“If you are living in a city, you will not be able to make sense of how discrimination is practised. There is a Brahmanical system working in the country… You see it in the news [about caste atrocities] everyday that there is a lot of casteism practised in the country. So, we made songs as a way of passing on the message. We want to reach the community with the ideology of Ambedkarism,” says 21-year-old Mandhotiya, who wishes to become a professional drummer and is preparing for CUET.

Woman presence

Shilpa Tank, a 25-year-old lead vocalist who joined the band in the same year as Mandhotiya, says that performing in different areas and cities gave her a lot of confidence. The story of Savitribai Phule and her journey in educating young girls also motivates her to take up the struggle that Phule started.

“I always wanted to be a singer but it felt almost impossible. A lot of people used to taunt me for aspiring to become a singer. But my parents and the band always supported me. Now, whenever I perform live and get praises, I feel so proud of myself,” she says.

EDUCATE: The band performing at the Jawaharlal Nehru

Like Mandhotiya, Shilpa was unaware of the history of Dalit leaders and came to know about it only through the band. The band allowed her to explore the places that she would otherwise not be allowed to enter as a woman. She credits her overall growth to the band and wants to continue to pass on the message to young girls in future.

“This band changed me. Not only it gave me emotional and intellectual strength, but also made me what I am today. If you saw me in the past, you would not recognise me because the band has changed me a lot,” says Shilpa, who works in a local firm that packs and dispatches mobiles.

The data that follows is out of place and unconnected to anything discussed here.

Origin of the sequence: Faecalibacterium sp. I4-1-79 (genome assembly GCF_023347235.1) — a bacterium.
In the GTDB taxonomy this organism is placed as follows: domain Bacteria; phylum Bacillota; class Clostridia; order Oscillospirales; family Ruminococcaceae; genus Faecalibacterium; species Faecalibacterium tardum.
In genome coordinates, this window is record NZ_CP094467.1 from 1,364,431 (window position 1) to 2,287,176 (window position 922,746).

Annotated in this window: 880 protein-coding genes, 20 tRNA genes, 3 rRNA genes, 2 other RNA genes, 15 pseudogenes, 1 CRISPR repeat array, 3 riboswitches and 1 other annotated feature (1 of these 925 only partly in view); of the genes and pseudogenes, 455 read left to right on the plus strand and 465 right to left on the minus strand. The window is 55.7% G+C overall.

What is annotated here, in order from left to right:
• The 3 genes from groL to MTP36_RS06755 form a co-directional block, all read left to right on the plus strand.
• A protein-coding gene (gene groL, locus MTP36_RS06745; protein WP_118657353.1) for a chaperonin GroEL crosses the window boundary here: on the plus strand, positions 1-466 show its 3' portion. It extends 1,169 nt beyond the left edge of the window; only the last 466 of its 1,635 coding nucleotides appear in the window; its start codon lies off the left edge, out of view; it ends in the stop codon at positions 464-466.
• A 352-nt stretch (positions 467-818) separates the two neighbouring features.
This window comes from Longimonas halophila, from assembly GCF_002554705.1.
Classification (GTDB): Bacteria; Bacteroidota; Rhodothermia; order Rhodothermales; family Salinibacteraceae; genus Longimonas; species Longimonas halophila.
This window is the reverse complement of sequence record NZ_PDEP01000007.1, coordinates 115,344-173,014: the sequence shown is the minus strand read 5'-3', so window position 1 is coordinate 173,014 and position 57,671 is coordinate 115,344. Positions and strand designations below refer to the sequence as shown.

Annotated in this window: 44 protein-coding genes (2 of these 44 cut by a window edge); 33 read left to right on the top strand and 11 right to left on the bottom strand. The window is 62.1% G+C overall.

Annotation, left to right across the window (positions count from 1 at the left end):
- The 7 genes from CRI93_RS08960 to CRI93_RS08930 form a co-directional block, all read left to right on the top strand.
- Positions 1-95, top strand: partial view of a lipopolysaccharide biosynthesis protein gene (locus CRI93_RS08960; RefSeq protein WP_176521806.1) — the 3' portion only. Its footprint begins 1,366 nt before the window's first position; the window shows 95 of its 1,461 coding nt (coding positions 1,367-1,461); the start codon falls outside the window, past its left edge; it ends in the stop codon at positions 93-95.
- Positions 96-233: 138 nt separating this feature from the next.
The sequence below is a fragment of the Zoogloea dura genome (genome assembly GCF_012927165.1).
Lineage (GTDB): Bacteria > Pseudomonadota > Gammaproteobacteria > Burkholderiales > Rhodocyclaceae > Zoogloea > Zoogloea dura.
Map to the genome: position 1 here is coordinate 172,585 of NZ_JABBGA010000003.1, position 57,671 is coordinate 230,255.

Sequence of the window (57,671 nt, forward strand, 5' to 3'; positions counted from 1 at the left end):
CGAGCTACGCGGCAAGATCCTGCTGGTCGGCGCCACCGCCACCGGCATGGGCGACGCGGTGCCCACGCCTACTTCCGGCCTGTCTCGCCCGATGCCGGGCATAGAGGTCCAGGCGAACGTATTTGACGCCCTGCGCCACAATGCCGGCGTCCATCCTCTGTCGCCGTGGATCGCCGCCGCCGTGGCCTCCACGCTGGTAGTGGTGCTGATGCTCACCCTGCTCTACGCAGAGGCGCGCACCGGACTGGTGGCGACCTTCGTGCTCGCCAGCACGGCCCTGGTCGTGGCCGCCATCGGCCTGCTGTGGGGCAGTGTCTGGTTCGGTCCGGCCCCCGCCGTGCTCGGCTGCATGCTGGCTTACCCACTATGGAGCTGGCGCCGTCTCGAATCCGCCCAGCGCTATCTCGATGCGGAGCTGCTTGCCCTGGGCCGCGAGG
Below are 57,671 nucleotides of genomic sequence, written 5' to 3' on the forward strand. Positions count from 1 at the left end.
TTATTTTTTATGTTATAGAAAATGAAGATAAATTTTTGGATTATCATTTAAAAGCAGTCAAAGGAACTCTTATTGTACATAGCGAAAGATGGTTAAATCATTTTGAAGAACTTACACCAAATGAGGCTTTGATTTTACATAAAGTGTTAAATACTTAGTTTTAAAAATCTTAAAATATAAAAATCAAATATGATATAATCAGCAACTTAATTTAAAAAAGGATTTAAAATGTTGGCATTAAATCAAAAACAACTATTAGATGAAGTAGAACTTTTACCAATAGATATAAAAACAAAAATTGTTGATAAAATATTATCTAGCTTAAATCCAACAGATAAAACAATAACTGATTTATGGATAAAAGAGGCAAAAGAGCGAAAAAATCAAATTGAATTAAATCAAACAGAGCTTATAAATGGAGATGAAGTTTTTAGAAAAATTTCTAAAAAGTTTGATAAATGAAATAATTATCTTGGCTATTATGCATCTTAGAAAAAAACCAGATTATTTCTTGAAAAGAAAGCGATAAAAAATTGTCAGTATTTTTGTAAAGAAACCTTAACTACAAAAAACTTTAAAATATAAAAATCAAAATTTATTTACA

“I just want to sing for those who cannot continue their education due financial problems, or those who feel unmotivated and drop out of school,” she says as she reflects about her own inability to study further due to financial constraints.

While financial difficulties and lack of resources are two major challenges that the band faces, there is one more obstacle: ‘the words of truth’.

Uneasy to digest

A lot of people in the community, Kumar says, find it hard to accept the truth about their material condition or the vulnerable condition they live in. The harsh and radical words of the poet Suraj Pal Chauhan, then, create unease in the audience.

“There are poems by the poet that speak about Dalit bastis in strong language, and people do not want to hear the truth,” says Kumar as he recited Ye Daliton Ki Basti Hai (This is a Dalit locality) by Pal.

Song Suno Kabir Ki Vani, a part of transmedia collaboration called Bura Na Milaya Koi by documentary filmmaker Fathima Nizaruddin, created the digital presence of the band.

ALL THAT BLUE: A still from the song Suno Kabir Ki Vani

The video, shot by Nizaruddin and Ihsan Iqbal, features band members Mandhotiya, Rohit Lawaria, Shilpa Tank and Suni Tank wearing blue as they sing the verses of Kabir Das.

Chhookar khaya, chhookar dhoya, chhookar jag ko banaya; Kahe Kabir batlao phir achhoot kahan se aaya (Touch when you eat, touch when you wash, touch when you create; Kabir asks then ‘How can anyone be untouchable?’),” the band sings.

“The band’s energy and dedication are really infectious and I am a fan of their work. Their songs of resistance create a much-needed space in civil society to address the question of caste. I am a fan of their work,” says Nizaruddin, who also teaches at Jamia Millia Islamia’s AJK Mass Communication Research Centre.